Was that just a Strange Coincidence or am I Psychic? Examining the Relationships Between Anomalistic Belief, Reasoning, and Cognitive Bias

Author: Toby Prike

Prike, Toby, 2018 Was that just a Strange Coincidence or am I Psychic? Examining the Relationships Between Anomalistic Belief, Reasoning, and Cognitive Bias, Flinders University, College of Education, Psychology and Social Work

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Anomalistic beliefs are commonly held throughout the general population despite being unsupported by scientific evidence (Chapman University 2017; Moore, 2005; Shannon-Missal, 2013). Therefore, it is important for psychologists to explain how and why people come to endorse anomalistic beliefs despite the lack of solid evidence to support them. Chapter 2 outlines the development of the Anomalistic Belief Scale (ABS), which was designed with a specific focus on the distinction between theoretical and experiential anomalistic beliefs. Factor analysis of the ABS supported the theoretical/experiential distinction, with a factor found that covered belief in both paranormal and extra-terrestrial experiences (experiential factor) as well as three separate for different belief types factors; one for theoretical paranormal beliefs (PSI factor), one for theoretical extra-terrestrial beliefs (ET factor), and one for experiential and theoretical life after death beliefs (LAD factor). Chapter 2 also examined the relationship between anomalistic beliefs and the conjunction fallacy and in Chapter 3 the relationships between anomalistic beliefs and both misperception of chance and the base rate fallacy were examined. The results for Chapters 2 and 3 showed that although overall anomalistic belief was related to poorer probabilistic reasoning, only the experiential factor of the ABS was related to poorer performance for both the conjunction fallacy and misperception of chance. Results for the base rate fallacy showed a relationship with overall anomalistic belief but no individual ABS factor was a unique predictor.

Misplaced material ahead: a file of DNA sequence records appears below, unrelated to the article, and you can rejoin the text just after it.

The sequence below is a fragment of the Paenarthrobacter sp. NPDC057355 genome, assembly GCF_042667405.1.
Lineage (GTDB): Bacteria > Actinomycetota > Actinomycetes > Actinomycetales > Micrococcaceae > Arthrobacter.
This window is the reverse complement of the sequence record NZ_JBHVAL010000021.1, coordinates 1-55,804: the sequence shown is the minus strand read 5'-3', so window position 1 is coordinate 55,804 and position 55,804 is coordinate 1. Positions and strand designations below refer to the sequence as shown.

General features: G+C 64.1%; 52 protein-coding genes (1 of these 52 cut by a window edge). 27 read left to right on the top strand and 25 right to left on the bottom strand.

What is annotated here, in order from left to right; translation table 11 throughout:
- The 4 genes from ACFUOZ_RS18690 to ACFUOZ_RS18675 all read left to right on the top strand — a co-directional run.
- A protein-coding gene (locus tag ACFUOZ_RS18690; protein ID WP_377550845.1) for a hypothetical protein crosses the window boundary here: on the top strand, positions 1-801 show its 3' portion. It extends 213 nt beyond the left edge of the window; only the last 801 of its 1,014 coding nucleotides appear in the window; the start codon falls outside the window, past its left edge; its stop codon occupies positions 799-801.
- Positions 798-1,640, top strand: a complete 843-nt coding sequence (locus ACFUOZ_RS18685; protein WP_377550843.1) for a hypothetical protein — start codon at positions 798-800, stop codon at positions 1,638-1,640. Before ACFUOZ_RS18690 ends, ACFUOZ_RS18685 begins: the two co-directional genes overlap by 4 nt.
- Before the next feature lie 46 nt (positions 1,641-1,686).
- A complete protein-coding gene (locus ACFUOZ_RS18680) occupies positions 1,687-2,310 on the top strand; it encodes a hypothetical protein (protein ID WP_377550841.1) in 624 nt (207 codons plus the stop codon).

Chapters 4, 5, and 6 shifted the focus from probabilistic reasoning to the relationship between anomalistic belief and cognitive bias. In Chapter 4, biases against disconfirmatory evidence (BADE), biases against confirmatory evidence (BACE), liberal acceptance, and jumping to conclusions (JTC) were examined. The results showed that BADE, BACE, and liberal acceptance were positively correlated with anomalistic belief, however, only liberal acceptance uniquely predicted anomalistic belief. None of the relationships between anomalistic belief and the biases remained once delusion proneness was controlled for, except for the relationship between BADE and experiential anomalistic beliefs. Chapter 5 explored the relationship between anomalistic belief and the accuracy of inferences drawn from news articles. After analytical (vs. intuitive) thinking and political belief were controlled for, anomalistic belief was not related to inference accuracy. Chapter 6 again focused on BADE, BACE, and liberal acceptance but analytical thinking was also included and the focus was expanded from anomalistic belief to non-evidence based beliefs more broadly. Lower analytical thinking and greater liberal acceptance were related to several non-evidence based beliefs, however, the biases and analytical thinking did not explain a significant proportion of the relationships between the non-evidence based beliefs.

The current thesis has demonstrated that anomalistic beliefs are related to a variety of probabilistic reasoning deficits and to stronger cognitive biases. The findings also clearly show the importance of considering the type of anomalistic belief held (experiential vs. theoretical) rather than relying on broad overall belief measures. Cumulatively, the work in this thesis has contributed to the development of our psychological understanding of anomalistic beliefs.

Keywords: anomalistic belief, paranormal belief, cognitive bias, reasoning

Subject: Psychology thesis

Thesis type: Doctor of Philosophy
Completed: 2018
School: College of Education, Psychology and Social Work
Supervisor: Michelle Arnold